Announcing Duolingo for Schools!
In response to thousands of letters from language teachers and education ministries from governments around the world, I’m happy to announce the launch of Duolingo for Schools.
Since Duolingo requires no begging for funding from administrations (non-existent in most cases!), many language classrooms in the US and abroad had already begun using it as a technological companion. The governments of Costa Rica and Guatemala, for example, recently started pilots in some of their public schools, where teachers with high English proficiency are scarce.
Some teachers have even restructured their entire curriculum to synch with Duolingo’s. “The gamification really works with the kids and opens up an opportunity for them to reinforce what is taught during instructional time. I am the only foreign language teacher at a school of 750 students. We have been using Duolingo this year, and I'm seeing really novel results,” commented Said Kassem Hamideh, a Spanish High School teacher at Washington High School of IT in Milwaukee.
The launch of Duolingo for Schools means educators will finally have a dashboard to track student progress in a consolidated manner… but that’s just the beginning.
In the near future, The Dashboard will help teachers understand each student’s learning needs at a level of detail previously impossible. By tracking patterns across incorrect answers and moments of hesitation, Duolingo can provide insight into each student’s areas of difficulty and provide immediate feedback in order to maximize in-class productivity. The goal is to provide a personalized learning experience to each student and free up teachers’ time to concentrate on difficult concepts, answer questions, and assist students falling behind.
I’m excited about this launch and hope we can have a big impact in the educational system around the world.
Looks awesome! But can I recommend making it more clear that that minus sign in the top right will remove the student from the page, requiring them to accept the teacher's invitation again? A warning message would be great!
It may also be helpful to be able to hide certain courses... if one of my students decides to start another language course on her own, I as the teacher may not care about seeing her progress in the other language.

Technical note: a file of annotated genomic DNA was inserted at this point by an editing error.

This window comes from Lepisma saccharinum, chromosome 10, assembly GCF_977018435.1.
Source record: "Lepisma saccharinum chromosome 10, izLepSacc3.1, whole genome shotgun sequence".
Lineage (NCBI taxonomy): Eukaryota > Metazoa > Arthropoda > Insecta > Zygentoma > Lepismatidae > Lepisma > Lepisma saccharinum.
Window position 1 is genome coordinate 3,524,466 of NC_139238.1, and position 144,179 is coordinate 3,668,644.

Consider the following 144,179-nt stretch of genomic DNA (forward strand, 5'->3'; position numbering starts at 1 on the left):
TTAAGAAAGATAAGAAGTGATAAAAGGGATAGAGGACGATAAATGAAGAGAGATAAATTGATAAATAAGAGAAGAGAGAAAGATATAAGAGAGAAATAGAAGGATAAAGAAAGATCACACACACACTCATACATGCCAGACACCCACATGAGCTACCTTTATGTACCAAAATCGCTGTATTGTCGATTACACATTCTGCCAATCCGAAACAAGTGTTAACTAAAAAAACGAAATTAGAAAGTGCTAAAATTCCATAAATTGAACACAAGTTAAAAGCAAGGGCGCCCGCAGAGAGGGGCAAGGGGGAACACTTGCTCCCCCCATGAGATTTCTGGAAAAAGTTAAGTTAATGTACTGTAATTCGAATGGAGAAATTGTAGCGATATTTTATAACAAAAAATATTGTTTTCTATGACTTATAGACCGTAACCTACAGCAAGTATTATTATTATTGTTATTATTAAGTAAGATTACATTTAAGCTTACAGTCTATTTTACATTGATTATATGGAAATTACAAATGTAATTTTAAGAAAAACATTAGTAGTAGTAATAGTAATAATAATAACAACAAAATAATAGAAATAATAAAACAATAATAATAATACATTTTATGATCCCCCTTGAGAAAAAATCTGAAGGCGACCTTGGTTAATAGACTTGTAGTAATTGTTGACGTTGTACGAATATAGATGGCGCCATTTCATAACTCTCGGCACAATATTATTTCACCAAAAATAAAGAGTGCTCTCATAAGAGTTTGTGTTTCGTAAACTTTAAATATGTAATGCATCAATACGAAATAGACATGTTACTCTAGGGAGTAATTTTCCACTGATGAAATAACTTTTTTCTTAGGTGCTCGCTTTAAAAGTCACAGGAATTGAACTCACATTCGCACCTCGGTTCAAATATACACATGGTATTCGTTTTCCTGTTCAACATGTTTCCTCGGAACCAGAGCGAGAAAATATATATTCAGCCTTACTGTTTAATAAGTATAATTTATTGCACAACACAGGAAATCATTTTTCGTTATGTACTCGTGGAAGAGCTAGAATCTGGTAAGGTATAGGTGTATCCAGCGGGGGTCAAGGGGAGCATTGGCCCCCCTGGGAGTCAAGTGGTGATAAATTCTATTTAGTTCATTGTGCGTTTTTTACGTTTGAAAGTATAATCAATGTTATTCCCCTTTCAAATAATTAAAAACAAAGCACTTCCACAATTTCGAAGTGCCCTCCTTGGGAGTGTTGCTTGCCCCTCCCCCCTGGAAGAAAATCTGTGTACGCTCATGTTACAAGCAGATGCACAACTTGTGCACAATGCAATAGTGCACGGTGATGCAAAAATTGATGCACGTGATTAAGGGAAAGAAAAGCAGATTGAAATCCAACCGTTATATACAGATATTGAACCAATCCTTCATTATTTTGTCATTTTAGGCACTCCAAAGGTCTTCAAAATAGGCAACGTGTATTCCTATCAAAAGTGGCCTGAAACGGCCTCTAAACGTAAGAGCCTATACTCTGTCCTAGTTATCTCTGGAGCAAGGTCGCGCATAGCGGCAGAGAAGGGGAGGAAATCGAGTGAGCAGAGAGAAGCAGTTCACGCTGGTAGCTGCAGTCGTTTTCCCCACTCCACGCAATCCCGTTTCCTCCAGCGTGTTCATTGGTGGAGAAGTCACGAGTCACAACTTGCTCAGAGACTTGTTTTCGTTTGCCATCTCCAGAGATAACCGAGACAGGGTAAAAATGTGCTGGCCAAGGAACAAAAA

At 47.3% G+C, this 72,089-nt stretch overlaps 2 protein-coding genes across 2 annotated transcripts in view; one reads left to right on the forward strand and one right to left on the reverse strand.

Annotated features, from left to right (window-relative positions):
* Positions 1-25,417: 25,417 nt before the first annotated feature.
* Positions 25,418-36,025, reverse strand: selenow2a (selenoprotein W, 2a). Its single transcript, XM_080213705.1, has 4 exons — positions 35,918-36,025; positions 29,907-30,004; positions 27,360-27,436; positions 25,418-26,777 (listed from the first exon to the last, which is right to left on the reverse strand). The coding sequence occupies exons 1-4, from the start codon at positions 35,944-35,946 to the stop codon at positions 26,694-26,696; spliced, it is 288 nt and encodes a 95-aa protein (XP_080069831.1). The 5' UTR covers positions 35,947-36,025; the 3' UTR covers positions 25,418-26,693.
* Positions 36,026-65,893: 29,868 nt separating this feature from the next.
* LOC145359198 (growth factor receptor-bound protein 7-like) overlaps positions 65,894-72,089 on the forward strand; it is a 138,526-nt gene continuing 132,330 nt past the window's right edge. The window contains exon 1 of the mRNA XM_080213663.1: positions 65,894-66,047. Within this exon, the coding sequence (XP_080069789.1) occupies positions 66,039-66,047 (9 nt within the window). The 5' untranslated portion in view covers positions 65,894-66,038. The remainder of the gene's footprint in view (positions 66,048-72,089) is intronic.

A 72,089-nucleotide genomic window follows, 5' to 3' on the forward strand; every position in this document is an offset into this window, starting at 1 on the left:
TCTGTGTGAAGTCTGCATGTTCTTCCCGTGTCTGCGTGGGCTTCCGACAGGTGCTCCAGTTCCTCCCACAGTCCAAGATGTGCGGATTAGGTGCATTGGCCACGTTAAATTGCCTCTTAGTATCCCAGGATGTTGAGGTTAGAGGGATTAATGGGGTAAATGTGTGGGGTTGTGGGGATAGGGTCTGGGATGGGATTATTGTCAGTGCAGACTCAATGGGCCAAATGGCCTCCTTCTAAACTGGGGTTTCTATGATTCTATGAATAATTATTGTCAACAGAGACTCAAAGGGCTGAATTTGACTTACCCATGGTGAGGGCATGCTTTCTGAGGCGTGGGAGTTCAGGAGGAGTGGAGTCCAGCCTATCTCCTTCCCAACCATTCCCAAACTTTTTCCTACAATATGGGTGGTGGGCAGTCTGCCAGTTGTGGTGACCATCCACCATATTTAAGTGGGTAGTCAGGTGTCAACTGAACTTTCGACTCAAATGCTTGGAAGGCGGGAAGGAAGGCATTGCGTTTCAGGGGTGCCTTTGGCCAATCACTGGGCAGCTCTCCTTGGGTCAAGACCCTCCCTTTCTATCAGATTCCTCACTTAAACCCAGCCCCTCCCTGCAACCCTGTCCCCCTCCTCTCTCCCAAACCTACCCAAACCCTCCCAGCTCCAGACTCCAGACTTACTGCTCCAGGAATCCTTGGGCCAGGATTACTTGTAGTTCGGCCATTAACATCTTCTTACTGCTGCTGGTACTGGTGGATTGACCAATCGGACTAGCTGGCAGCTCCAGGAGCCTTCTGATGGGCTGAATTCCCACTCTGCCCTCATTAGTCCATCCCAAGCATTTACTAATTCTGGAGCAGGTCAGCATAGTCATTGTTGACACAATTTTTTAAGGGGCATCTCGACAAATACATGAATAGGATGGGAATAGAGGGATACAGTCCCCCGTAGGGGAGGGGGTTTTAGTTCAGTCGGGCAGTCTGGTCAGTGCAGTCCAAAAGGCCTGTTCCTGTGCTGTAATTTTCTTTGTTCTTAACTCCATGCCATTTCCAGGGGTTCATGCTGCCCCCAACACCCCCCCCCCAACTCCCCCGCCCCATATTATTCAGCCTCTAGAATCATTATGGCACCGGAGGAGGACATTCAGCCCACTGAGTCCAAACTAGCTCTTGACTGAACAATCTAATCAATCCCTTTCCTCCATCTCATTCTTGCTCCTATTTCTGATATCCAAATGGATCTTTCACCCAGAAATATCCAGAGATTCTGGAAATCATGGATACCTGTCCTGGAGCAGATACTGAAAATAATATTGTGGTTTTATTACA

Thanks for this; very exciting!
Hiding certain courses would be really helpful indeed. I am not a teacher, but I wanted to compare my results with those of my mother, to help her with her Spanish, but I learn eight languages on duolingo actively, so it takes up a lot of space... Since sections are available, it would be great to pair sections with learned languages (or base-learned language pairs).
Edit: It would also be very useful, if a student could set several teachers, or the same teacher with several sections, in case the student is actually learning several languages at the same time. Otherwise if a student is learning two foreign languages at school then only one teacher will be able to see this student on the dashboard, the other not.
Amazing! I'm now hoping we can create some sort of forum for teachers to share the resources/strategies that they have developed. I myself am a 7-12 French teacher and have been using Duolingo with my students for over a year now.
To this point I've developed a series of supplement packets, a huge classroom sticker chart with all the lessons and students on it, and a more detailed breakdown of how I use Duolingo. I can share those again if other teachers are interested.
In terms of specific feedback for the new system, it'd be great to have a breakdown of the specific days available (maybe a line indicating the different days on which practice was done).
In any event, this is great. Thank you once again for all that you all do!
Some other posts I've made (if you're so inclined):
General Thoughts on Teaching/Hoping for a Forum: https://www.duolingo.com/comment/2058428$comment_id=6330121
Classroom Sticker Chart: https://www.duolingo.com/comment/4913492
One of my student's ideas: https://www.duolingo.com/comment/5000146